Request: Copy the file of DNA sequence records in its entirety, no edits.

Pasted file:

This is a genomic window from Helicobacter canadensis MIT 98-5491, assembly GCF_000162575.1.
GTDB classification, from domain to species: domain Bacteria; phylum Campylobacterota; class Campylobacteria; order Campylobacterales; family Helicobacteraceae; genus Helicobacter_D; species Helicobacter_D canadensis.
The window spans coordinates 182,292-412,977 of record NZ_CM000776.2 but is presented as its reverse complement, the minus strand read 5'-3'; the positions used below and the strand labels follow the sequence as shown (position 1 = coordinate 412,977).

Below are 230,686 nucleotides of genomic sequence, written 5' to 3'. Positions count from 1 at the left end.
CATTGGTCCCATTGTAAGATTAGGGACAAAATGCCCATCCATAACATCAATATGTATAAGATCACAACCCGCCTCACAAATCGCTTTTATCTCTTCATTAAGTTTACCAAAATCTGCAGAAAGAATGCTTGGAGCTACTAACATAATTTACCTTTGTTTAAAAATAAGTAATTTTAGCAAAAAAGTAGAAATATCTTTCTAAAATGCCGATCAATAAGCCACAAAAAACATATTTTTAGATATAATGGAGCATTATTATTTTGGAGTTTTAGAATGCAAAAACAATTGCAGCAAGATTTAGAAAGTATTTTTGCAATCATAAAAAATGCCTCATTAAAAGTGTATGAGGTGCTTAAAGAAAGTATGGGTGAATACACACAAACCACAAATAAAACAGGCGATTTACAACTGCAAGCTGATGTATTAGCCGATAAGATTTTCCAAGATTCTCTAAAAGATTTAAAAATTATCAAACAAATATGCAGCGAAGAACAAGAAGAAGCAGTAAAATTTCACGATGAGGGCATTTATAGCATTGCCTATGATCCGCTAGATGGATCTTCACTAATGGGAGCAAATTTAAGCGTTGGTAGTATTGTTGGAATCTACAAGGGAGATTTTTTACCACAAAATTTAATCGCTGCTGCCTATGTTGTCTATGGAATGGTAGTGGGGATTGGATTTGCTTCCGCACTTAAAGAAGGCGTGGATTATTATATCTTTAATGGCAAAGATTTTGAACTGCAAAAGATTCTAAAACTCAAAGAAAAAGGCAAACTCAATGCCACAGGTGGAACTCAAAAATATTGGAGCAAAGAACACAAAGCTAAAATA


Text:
This is a genomic window from Helicobacter canadensis MIT 98-5491, assembly GCF_000162575.1.
GTDB classification, from domain to species: domain Bacteria; phylum Campylobacterota; class Campylobacteria; order Campylobacterales; family Helicobacteraceae; genus Helicobacter_D; species Helicobacter_D canadensis.
The window spans coordinates 182,292-412,977 of record NZ_CM000776.2 but is presented as its reverse complement, the minus strand read 5'-3'; the positions used below and the strand labels follow the sequence as shown (position 1 = coordinate 412,977).

Below are 230,686 nucleotides of genomic sequence, written 5' to 3'. Positions count from 1 at the left end.
CATTGGTCCCATTGTAAGATTAGGGACAAAATGCCCATCCATAACATCAATATGTATAAGATCACAACCCGCCTCACAAATCGCTTTTATCTCTTCATTAAGTTTACCAAAATCTGCAGAAAGAATGCTTGGAGCTACTAACATAATTTACCTTTGTTTAAAAATAAGTAATTTTAGCAAAAAAGTAGAAATATCTTTCTAAAATGCCGATCAATAAGCCACAAAAAACATATTTTTAGATATAATGGAGCATTATTATTTTGGAGTTTTAGAATGCAAAAACAATTGCAGCAAGATTTAGAAAGTATTTTTGCAATCATAAAAAATGCCTCATTAAAAGTGTATGAGGTGCTTAAAGAAAGTATGGGTGAATACACACAAACCACAAATAAAACAGGCGATTTACAACTGCAAGCTGATGTATTAGCCGATAAGATTTTCCAAGATTCTCTAAAAGATTTAAAAATTATCAAACAAATATGCAGCGAAGAACAAGAAGAAGCAGTAAAATTTCACGATGAGGGCATTTATAGCATTGCCTATGATCCGCTAGATGGATCTTCACTAATGGGAGCAAATTTAAGCGTTGGTAGTATTGTTGGAATCTACAAGGGAGATTTTTTACCACAAAATTTAATCGCTGCTGCCTATGTTGTCTATGGAATGGTAGTGGGGATTGGATTTGCTTCCGCACTTAAAGAAGGCGTGGATTATTATATCTTTAATGGCAAAGATTTTGAACTGCAAAAGATTCTAAAACTCAAAGAAAAAGGCAAACTCAATGCCACAGGTGGAACTCAAAAATATTGGAGCAAAGAACACAAAGCTAAAATA